As I wrote in a previous piece, biotechnology has been among the top performing sectors in the last twelve months. But how should investors trade the sectors from these levels?
It depends on the risk tolerance of each investor. Conservative investors should stay with the larger well-established companies like Amgen (NASDAQ:AMGN), Gilead Science (NASDAQ:GILD), and Biogen (NASDAQ:BIIB) with a portfolio of blockbuster drugs and strong fundamentals.
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Aggressive investors may want to buy shares of smaller companies that have received FDA approval for new drugs like Medivation (NASDAQ:MDVN) for XTANDI (enzalutamide) for patients with metastatic castration-resistant prostate cancer; Onyx Pharmaceuticals (NASDAQ:ONXX) for Kyprolis that treats a rare blood cancer; VIVUS Inc. (NASDAQ:VVUS) for Qsymia (NYSE:TM) for the treatment of obesity; Arena Pharmaceuticals (NASDAQ:ARNA) for Lorcaserin that also treats obesity; and Affymax (AFFY) for its anemia drug OMONTYS.
The problem, however, is that FDA approval doesn't warrant success of a new drug. Dendreon's (DNDN) Provenge for the treatment of metastatic prostate cancer is a case in point. The drug appeared too expensive and its benefits too limited to be prescribed broadly. That's why the company's performance has failed to stand up to analysts' expectations, taking its stock has been on a rough ride - trading in the low $40s when it received FDA approval, down to $5 recently. Somaxion (NASDAQ:SOMX) is another case in point. On March of 2010, the company received FDA approval for its sleeping aid doxepin (Selinor). Yet the company failed to market the drug effectively - its stock dropped from $6.29 on the approval day to 30 cents today. Questor Pharmaceutical's (QCOR) is a third case in point. The company suffered a big setback in marketing its Acthar Gel as a major Aetna (NYSE:AET) dropped coverage of certain uses of the product.
Investors with an appetite for speculation may want to consider buying the stocks of biotech companies that have products in advance testing stages like Acadia Pharmaceuticals and BioSante Pharmaceuticals.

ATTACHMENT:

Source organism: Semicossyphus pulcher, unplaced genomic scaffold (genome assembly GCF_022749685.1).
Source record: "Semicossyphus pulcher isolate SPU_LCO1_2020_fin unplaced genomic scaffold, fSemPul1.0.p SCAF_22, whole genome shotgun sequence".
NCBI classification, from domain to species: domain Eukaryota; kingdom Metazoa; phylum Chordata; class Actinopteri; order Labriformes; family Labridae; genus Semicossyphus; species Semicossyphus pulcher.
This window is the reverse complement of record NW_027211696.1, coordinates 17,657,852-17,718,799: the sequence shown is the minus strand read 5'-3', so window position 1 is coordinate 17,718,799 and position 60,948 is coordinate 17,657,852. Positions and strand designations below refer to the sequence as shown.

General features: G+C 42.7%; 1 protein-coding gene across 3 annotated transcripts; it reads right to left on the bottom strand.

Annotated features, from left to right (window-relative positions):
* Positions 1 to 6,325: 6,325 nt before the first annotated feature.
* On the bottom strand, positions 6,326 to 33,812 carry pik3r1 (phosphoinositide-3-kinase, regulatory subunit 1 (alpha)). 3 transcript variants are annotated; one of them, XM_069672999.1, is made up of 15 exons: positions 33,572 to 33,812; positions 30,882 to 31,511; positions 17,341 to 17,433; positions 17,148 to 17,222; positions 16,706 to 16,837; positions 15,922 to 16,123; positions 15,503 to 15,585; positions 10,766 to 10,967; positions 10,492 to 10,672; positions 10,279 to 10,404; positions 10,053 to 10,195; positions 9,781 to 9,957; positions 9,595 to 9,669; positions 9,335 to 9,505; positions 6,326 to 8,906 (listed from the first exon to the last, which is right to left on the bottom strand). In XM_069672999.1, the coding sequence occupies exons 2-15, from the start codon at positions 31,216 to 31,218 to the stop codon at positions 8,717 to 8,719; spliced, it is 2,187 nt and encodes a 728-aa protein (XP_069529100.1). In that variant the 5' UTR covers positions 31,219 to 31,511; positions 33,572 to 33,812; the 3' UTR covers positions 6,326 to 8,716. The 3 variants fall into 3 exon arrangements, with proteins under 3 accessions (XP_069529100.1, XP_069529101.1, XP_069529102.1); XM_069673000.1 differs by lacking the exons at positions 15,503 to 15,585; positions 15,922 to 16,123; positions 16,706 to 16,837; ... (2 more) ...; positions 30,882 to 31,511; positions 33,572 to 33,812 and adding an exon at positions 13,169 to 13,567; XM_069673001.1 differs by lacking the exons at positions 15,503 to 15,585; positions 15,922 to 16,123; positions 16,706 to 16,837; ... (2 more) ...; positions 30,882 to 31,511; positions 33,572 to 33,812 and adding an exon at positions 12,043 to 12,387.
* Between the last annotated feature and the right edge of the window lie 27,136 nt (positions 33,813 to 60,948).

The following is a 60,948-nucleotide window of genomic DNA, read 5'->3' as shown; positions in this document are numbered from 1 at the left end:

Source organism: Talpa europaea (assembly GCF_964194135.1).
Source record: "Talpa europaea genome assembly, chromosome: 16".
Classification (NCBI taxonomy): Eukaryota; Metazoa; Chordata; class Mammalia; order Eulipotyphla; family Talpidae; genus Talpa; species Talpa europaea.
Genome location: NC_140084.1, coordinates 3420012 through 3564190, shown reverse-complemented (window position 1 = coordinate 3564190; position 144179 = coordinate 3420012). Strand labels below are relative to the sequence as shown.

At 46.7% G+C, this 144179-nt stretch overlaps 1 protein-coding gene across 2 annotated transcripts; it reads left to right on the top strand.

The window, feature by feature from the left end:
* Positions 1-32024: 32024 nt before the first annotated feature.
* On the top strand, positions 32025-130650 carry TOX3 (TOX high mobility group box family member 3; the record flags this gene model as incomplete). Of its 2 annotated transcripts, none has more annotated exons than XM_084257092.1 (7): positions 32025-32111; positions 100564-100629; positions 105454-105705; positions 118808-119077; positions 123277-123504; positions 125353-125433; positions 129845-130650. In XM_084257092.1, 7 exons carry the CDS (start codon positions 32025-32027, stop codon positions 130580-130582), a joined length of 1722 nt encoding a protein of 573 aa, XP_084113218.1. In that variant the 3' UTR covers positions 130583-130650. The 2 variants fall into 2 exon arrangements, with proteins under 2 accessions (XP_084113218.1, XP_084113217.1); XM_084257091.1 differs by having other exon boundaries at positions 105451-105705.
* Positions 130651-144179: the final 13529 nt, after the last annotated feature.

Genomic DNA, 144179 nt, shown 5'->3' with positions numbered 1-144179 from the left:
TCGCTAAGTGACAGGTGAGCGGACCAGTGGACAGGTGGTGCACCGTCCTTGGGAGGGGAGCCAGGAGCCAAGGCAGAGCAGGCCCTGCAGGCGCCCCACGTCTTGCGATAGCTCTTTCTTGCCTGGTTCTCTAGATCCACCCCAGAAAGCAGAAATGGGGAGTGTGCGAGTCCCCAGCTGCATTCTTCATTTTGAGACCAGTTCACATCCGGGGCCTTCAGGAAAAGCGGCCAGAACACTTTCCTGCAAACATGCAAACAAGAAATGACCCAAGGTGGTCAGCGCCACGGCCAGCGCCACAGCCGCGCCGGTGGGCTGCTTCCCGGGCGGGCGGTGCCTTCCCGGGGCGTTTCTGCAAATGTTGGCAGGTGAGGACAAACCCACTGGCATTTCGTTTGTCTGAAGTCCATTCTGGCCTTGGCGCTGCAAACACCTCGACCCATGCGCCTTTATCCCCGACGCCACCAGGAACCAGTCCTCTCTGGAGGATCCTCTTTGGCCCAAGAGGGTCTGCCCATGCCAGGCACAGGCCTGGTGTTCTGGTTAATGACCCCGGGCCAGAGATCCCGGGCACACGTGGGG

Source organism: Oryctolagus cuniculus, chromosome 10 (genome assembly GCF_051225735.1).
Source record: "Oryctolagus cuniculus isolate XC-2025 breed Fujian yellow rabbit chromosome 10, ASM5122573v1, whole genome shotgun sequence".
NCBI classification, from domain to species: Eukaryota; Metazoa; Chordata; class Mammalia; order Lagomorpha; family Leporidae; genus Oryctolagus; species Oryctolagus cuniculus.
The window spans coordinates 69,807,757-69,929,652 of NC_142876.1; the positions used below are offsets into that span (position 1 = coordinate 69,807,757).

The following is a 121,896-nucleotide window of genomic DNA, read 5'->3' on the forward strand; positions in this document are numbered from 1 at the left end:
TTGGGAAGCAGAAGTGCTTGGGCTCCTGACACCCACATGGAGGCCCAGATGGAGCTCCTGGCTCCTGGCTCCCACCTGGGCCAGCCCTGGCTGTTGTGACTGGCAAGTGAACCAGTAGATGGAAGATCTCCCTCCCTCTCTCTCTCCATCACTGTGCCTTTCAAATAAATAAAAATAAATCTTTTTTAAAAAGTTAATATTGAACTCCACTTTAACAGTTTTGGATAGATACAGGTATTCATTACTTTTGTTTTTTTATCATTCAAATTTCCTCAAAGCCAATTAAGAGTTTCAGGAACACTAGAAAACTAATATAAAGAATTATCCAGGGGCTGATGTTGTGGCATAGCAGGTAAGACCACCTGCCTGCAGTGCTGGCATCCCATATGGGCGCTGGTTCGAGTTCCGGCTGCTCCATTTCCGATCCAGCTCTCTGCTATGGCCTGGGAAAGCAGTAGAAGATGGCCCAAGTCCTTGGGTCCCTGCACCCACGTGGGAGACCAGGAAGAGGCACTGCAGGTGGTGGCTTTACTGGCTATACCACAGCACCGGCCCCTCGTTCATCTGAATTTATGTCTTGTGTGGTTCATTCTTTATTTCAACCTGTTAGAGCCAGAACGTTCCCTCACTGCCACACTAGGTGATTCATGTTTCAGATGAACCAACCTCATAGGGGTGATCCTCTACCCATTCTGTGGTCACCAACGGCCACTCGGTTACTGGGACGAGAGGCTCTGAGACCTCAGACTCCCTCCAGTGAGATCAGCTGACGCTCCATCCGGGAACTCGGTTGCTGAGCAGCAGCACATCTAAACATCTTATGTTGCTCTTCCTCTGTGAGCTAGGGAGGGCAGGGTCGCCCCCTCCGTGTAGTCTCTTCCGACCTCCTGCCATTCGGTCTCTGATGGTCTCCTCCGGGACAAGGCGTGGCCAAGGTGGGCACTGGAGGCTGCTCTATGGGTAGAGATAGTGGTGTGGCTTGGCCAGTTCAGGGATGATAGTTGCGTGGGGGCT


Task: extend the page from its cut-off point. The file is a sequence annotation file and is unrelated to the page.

Acadia Pharmaceuticals (NASDAQ:ACAD). The company develops drugs for rare but devastating diseases like Parkinson's and glaucoma. Specifically, pimavanserin is in Phase III clinical development as a treatment for Parkinson's disease psychosis, AGN-XX/YY is in Phase II for chronic pain, and AC-262271 is in Phase I for glaucoma in collaboration with Allergan (NYSE:AGN).
BioSante Pharmaceuticals (BPAX). BioSante Pharmaceuticals is a pharmaceutical company developing cancer treatments, especially vaccines for rare forms of cancer that have received orphan drug designation (which increases patent protection). So far, the company has had several misses. That's why the stock has tumbled from $10, in 2005, down to $1.68 recently. However, the company has made progress in some areas, like the development of a pancreatic therapy that increases survival rates in early clinical trials, as reported recently.
The bottom line: Trading biotechnology stocks is all about the risk-reward preferences of different investors. Conservative investors should stay with larger well-established biotechnology companies. Aggressive investors should look into companies that have at least one drug FDA approved, while investors with a speculative appetite should consider smaller companies with drugs in late testing stages.
Disclosure: I am long OTCPK:AFFY, BPAX. I wrote this article myself, and it expresses my own opinions. I am not receiving compensation for it (other than from Seeking Alpha). I have no business relationship with any company whose stock is mentioned in this article.